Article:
P18: As the head of Australia’s only natural gas producer in China, Glenn Corrie has a better insight than most into the world’s fastest growing major energy market, and the future is looking bright for the commodity that drives his business.

 

The Australian

Page 1: Peter Costello, chairman of the nation’s $130 billion Future Fund, has urged the Reserve Bank to lift interest rates now to avoid households’ taking on more debt, which he says is contributing to “massive imbalances” in the economy.

Teacher aides were pulled out of class to meet union organisers conducting a “blitz” of state schools, under a deal between Queensland’s ALP government and a powerful trade union.

P2: Thousands of subscribers to the National Broadband Network will be refunded after the nation’s biggest telco launched an investigation into overcharging.

Government workers in dysfunctional and isolated communities can grow to tolerate a level of child neglect and even abuse they would otherwise find unacceptable, former West Australian premier Colin Barnett has said.

P4: Bill Shorten says he renounced his British citizenship “years ago” but has refused to provide evidence. The Australian was told Mr Shorten renounced his British citizenship in 2006, before nominating for the 2007 election, but he said he felt no obligation to produce the paperwork because he “knew it to be true”.

P5: Teacher aides were pulled out of class to meet union organisers conducting a “blitz” of state schools, under a deal between Queensland’s ALP government and a powerful trade union.

P17: The nation’s most powerful superannuation fund has distanced itself from company directors, arguing in favour of tighter prudential regulation for banks due to the industry’s privileged role in the economy and its “repeated” failure to protect the interests of customers.

The corporate watchdog has condemned Australia’s largest insurance companies for offering “disappointing” proposals to overhaul predatory car insurance products.

The flagged entry of e-commerce behemoth Amazon into Australia offers an opportunity rather than a threat to local data-heavy companies, according to former LJ Hooker chief executive Grant Harrod.

P20: The Mirvac Group has shaken up its retail portfolio by taking full control of two major Sydney shopping centres, moving to dispose of a stake in a Queensland centre and weighing up bringing a capital partner into its landmark Harbourside redevelopment.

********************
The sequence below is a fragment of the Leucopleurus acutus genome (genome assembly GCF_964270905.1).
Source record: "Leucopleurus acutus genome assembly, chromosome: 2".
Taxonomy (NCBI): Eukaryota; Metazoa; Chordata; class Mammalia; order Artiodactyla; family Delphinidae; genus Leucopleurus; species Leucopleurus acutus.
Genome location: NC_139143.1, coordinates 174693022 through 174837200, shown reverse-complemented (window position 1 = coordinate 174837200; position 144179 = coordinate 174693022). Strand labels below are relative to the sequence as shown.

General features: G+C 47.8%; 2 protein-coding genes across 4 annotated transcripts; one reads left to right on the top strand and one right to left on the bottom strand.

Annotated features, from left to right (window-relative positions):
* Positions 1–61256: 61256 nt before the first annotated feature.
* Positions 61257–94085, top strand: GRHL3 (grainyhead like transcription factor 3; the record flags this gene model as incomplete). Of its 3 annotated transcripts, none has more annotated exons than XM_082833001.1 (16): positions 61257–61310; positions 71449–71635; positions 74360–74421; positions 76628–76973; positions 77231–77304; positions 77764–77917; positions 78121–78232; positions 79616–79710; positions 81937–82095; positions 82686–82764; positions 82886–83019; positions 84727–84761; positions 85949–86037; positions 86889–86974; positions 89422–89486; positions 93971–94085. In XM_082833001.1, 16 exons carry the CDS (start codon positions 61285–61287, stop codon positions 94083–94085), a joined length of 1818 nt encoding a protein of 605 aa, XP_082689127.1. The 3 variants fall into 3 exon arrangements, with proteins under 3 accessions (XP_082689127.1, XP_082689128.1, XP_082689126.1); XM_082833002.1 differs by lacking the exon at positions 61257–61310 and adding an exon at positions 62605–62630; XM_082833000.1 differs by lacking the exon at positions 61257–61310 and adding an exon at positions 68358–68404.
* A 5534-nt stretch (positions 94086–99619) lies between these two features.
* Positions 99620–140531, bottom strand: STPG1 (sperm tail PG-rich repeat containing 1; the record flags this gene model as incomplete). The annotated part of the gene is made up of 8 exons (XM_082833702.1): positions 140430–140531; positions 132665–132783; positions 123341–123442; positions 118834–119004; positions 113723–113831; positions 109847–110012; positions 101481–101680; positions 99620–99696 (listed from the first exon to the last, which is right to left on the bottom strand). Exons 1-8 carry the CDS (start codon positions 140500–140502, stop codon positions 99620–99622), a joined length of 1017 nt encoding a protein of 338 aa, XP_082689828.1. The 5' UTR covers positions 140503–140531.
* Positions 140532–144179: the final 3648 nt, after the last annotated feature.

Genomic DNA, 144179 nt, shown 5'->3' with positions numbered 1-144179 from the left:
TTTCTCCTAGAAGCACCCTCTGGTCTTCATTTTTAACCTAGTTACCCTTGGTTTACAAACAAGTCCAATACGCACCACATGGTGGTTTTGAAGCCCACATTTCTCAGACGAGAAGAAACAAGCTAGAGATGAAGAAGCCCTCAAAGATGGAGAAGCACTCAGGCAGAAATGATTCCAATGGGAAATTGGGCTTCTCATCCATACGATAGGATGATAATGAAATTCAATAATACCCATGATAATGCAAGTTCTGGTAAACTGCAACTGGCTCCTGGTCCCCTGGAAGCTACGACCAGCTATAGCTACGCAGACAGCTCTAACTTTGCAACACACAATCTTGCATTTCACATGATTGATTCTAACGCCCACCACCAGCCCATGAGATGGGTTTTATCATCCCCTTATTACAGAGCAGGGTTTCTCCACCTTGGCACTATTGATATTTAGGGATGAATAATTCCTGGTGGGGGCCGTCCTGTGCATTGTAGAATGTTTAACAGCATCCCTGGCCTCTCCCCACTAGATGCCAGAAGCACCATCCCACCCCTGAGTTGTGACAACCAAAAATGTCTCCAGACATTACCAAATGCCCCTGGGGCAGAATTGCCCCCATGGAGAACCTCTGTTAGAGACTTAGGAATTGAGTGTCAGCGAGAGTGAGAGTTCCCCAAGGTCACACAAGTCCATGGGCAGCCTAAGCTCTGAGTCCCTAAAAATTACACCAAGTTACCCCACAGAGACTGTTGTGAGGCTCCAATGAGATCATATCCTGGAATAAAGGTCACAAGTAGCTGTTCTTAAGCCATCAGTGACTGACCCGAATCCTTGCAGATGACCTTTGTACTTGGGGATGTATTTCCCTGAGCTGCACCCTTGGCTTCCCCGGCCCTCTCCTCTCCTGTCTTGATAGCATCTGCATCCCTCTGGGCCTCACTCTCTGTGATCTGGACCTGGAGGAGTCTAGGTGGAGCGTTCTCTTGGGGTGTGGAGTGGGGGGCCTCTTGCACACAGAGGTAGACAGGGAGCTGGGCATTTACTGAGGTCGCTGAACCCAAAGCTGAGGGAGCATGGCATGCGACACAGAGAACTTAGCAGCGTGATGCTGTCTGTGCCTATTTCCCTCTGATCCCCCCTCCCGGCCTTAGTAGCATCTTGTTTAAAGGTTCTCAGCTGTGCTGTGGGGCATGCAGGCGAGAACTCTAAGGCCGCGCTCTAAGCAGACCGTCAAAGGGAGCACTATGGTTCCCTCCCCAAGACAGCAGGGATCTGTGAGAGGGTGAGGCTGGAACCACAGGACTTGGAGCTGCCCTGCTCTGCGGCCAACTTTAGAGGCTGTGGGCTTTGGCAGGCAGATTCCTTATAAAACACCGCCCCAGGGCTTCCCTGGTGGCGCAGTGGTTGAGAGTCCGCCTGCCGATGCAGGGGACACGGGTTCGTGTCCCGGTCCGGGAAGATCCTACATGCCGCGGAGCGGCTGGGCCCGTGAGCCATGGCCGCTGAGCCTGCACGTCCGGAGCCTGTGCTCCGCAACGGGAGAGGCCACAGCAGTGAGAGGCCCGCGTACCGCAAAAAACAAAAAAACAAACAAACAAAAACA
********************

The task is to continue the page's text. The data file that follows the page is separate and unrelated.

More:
The West Australian

Page 3: Public school students were handed more than 2000 suspensions last year for offences such as cyber bullying, using mobile phones to film fights or sharing hateful or inappropriate material online.

P6: Tony Abbott has called for an urgent focus on school attendance in remote Aboriginal communities as he begins a week-long visit to the Kimberley today, saying a good education would “empower” Aboriginal people to move away from isolated areas to find work.

P7: West Australians are being urged to invite friends and family to visit Perth as part of a series of emergency marketing campaigns to be launched today by the Government in a bid to halt a hotel occupancy downturn.

P9: The State Government has warned the Australian Rugby Union it will sue for more than $100 million in the wake of the Western Force debacle — a move that would bankrupt the cashstrapped governing body.

Premier Mark McGowan has defended the handling of former Lotterywest boss Paul Andrew’s departure from the role, saying he was “comfortable” in how it was managed and insists it was by “mutual agreement”.

P12: Former premier Colin Barnett has lashed out at Mark McGowan’s decision to move offices, calling it “nasty” and “small minded”.

P57: Chevron is considering using a radical new technology known as subsea compression to keep gas flowing to the Gorgon LNG project and avoid a multi-billion dollar offshore structure.

Braemar Presbyterian Care chief executive Wayne Belcher is aiming to double the number of places offered by his facilities over the next five to seven years, which would include diversifying into retirement living.